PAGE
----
Impunity in New York City

Impunity in New York City #Impunity #York #City Welcome to Lopoid

Police walk through a Manhattan subway station in New York City, May 24.


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‘Am I allowed to press charges?” That’s what the 16-year-old who allegedly assaulted a police officer asked the judge Tuesday. Welcome to New York, where criminals have learned they can get away with serial offenses.

The teen reportedly jumped an East Harlem subway turnstile on Saturday, then began mouthing off to the cops who approached him. Video shows him punching an officer in the head more than a dozen times. He was later released without bail and sent to a non-secure detention facility in Queens, where he is subject to a 6 p.m. curfew and monitoring.

One month earlier the same teenager, then 15, allegedly “jumped a 49-year-old man on a Midtown street, punching the victim and running off with his cell phone,” according to the New York Post. He was freed without bail days before the alleged assault on the cop. The New York Unified Court System shows the teen pleaded not guilty.

The Post reports that the same teen was arrested in April “after allegedly being found in a car with a loaded gun and a crossbow in Brooklyn.” A lawyer for the teen could not be reached by deadline.

Saturday’s incident caught the attention of New York City Mayor

Eric Adams,

who criticized what he described as a “catch, release, repeat” approach to crime. “When I say we’re the laughingstock of the country, this is what I’m talking about,” he said. “How do we keep our city safe when the other parts of the criminal justice system, they have abandoned our public safety apparatus?”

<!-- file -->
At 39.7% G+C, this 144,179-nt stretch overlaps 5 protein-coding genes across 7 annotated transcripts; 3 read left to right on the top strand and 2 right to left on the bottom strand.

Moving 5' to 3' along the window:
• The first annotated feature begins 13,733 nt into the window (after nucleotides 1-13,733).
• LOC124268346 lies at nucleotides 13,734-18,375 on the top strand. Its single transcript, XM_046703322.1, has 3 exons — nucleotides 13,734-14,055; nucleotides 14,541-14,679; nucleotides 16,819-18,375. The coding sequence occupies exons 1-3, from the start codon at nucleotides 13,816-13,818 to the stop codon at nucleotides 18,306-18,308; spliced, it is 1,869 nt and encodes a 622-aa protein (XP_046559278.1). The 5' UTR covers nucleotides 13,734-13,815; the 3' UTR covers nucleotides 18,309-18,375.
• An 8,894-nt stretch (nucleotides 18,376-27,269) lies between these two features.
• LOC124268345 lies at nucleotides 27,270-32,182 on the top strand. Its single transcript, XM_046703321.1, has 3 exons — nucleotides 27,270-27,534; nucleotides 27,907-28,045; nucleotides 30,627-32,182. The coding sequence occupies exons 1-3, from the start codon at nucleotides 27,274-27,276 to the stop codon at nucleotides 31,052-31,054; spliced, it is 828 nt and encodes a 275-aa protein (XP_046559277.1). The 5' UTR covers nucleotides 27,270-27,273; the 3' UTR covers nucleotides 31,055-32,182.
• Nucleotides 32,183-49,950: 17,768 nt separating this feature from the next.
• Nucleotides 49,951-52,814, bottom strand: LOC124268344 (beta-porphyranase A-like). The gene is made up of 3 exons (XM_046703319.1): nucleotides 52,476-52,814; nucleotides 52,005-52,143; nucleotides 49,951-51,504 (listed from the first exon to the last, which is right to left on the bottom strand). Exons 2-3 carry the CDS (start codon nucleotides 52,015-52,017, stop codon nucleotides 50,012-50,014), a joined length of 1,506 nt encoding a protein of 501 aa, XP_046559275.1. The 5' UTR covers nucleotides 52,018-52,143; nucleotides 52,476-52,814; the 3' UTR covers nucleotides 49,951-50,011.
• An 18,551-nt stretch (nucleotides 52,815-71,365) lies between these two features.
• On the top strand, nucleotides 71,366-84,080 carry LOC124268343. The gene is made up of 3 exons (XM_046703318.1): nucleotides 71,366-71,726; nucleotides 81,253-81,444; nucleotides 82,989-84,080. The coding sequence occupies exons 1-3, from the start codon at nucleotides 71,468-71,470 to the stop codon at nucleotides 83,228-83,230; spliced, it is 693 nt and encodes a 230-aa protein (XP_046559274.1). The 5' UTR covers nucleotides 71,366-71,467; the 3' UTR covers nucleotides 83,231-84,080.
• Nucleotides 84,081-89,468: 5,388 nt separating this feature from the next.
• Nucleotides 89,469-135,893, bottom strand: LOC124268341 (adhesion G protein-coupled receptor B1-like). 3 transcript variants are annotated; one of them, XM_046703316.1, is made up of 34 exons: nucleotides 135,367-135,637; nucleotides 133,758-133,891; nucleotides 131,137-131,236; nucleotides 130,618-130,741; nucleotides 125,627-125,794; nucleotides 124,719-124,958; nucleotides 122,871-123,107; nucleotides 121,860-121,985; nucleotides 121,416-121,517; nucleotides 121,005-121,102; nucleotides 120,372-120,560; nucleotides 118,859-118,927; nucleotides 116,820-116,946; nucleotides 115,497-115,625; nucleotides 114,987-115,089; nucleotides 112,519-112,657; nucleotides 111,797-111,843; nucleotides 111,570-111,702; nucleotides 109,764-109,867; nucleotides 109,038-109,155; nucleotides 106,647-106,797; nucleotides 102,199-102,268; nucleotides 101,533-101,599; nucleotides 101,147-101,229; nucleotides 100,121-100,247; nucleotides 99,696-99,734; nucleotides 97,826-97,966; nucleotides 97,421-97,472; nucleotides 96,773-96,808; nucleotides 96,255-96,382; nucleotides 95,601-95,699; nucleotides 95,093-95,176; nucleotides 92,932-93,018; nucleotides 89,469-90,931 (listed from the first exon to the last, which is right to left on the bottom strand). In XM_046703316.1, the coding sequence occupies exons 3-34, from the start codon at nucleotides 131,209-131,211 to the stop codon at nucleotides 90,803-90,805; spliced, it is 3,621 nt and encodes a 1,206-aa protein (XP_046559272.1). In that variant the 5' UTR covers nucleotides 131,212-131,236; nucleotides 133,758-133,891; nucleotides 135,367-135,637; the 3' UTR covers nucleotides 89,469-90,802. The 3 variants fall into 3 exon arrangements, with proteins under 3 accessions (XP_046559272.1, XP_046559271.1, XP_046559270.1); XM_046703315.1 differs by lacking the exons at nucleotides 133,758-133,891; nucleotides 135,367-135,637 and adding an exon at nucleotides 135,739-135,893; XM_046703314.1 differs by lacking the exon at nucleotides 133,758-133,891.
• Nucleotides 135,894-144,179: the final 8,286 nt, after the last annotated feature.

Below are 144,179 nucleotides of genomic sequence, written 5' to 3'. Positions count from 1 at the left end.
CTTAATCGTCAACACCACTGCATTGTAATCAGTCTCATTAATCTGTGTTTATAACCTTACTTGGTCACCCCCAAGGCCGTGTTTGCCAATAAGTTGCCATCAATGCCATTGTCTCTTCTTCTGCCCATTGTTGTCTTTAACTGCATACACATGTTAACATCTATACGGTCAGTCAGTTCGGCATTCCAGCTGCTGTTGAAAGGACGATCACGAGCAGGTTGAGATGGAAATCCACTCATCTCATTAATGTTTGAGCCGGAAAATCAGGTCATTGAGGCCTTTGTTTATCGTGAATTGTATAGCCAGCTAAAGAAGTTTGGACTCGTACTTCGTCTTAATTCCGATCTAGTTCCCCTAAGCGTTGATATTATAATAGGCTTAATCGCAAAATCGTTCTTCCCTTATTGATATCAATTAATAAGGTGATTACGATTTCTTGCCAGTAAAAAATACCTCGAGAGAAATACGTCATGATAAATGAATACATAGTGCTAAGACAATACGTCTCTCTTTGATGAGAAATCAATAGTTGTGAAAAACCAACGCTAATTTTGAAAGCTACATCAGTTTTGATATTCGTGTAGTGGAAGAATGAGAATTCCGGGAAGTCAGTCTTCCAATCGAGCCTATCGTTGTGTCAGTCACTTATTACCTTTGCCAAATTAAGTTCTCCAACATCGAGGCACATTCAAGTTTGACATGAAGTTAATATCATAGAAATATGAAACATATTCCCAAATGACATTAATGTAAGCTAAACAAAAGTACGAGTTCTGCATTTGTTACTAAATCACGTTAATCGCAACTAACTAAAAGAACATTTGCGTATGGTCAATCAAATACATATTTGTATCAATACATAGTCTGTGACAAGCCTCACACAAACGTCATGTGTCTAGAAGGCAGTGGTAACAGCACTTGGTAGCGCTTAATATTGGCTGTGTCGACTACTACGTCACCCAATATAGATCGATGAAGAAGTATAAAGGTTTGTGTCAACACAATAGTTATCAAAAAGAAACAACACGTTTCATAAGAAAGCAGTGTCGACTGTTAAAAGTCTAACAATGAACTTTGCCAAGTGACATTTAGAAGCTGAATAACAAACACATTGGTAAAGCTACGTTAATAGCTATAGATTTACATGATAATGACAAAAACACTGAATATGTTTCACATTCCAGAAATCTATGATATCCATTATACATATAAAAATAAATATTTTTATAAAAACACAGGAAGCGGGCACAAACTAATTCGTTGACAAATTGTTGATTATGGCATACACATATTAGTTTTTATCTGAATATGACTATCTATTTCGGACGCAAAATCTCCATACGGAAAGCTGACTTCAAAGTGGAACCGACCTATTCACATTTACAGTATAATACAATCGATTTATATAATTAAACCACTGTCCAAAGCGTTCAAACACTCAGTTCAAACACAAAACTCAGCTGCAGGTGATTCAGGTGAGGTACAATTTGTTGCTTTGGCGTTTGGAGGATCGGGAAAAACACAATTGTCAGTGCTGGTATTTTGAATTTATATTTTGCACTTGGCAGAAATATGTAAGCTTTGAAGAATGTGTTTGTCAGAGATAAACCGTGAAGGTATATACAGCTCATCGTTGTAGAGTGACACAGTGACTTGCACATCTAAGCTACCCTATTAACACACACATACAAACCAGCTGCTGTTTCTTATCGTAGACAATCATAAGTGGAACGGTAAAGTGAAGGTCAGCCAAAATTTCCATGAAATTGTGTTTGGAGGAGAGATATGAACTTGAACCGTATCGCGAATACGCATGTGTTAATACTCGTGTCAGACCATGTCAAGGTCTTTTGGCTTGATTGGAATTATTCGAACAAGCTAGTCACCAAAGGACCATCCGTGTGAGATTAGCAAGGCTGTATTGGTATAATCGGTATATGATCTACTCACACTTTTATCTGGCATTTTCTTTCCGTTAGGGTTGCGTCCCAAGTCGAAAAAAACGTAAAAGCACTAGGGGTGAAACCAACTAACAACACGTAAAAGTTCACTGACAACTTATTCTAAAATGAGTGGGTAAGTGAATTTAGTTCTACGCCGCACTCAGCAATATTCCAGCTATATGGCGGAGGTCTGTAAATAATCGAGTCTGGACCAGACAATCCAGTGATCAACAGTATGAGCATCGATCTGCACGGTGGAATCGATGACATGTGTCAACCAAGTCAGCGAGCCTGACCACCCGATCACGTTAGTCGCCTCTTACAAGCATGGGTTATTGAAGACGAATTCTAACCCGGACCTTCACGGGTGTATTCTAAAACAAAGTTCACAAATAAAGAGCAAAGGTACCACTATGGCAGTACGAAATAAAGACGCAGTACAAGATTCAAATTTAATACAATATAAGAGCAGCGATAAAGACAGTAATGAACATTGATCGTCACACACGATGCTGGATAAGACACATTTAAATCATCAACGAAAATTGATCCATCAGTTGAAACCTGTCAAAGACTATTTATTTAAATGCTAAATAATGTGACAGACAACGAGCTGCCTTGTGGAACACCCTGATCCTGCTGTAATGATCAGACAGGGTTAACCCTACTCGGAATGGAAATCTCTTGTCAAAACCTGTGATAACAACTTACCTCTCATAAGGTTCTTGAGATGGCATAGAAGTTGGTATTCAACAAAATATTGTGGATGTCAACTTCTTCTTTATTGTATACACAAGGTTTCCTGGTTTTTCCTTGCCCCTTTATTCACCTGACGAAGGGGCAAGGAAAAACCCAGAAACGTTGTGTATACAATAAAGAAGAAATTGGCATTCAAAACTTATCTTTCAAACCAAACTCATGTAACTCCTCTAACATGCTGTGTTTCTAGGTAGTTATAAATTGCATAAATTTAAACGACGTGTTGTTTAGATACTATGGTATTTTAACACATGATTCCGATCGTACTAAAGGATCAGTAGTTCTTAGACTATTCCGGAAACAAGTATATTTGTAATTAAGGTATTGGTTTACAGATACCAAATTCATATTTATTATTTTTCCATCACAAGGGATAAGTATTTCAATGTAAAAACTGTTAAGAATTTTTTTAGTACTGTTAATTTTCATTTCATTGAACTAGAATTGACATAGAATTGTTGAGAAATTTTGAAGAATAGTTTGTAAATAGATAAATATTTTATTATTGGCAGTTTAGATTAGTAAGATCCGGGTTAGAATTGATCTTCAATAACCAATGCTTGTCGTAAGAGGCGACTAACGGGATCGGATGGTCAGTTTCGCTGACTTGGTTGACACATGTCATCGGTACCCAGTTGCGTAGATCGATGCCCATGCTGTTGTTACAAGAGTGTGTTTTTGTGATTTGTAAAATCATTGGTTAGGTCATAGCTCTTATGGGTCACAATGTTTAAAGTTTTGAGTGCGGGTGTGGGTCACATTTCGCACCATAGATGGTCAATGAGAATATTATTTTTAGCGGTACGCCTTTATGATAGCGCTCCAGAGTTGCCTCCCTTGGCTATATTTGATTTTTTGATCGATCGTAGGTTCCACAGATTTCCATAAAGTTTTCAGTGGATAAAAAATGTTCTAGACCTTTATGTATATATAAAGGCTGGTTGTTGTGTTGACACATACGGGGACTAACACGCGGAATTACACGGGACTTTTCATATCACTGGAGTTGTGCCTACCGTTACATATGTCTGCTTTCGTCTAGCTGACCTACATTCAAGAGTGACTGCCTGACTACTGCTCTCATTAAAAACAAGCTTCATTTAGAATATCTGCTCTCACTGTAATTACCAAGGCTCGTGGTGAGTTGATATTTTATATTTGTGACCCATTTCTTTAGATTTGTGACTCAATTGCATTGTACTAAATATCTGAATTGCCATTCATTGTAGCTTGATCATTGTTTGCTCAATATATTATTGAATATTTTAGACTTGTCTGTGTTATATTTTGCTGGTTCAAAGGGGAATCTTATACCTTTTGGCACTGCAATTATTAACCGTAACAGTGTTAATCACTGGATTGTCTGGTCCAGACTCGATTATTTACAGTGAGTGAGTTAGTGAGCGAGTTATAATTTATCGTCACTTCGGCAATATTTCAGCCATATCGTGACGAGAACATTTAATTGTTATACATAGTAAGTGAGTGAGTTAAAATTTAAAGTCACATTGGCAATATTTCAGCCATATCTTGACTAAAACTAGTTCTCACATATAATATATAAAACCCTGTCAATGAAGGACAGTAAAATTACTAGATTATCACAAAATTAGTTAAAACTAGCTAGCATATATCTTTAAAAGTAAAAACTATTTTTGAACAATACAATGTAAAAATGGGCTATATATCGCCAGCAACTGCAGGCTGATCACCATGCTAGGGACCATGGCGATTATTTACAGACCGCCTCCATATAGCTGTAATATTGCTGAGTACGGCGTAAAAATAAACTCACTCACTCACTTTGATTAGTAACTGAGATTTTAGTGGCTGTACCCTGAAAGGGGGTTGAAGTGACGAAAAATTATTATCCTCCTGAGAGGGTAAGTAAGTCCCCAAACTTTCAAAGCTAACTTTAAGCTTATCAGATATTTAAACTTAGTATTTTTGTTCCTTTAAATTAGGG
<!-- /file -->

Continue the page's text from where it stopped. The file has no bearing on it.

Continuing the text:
Good question. As of this week in New York City, robberies are up 39.6%, felony assaults are up 19%, and transit crimes are up 53% over the same period last year. The mayor and police department can’t address this problem on their own.

In 2019 New York lawmakers barred judges from imposing bail on more than 350 offenses, including criminally negligent homicide, stalking, arson, grand larceny and many drug offenses. Amid backlash over a crime surge, lawmakers increased the number of cases eligible for bail. But the law needs an overhaul, not tinkering.

Progressive prosecutors have also enabled the lawlessness. Manhattan District Attorney

Alvin Bragg

is notoriously lenient, and his spokeswoman

Emily Tuttle

defended the teen’s release after the alleged robbery: “Our system must respond to children as children, and intensive community monitoring was the appropriate pre-trial determination for a fifteen-year-old child with no previous arrests.” The earlier case in Brooklyn was sealed, so Mr. Bragg was not aware of it, she added.

Crime will continue to proliferate in New York as long as criminals know they’ll face few consequences.

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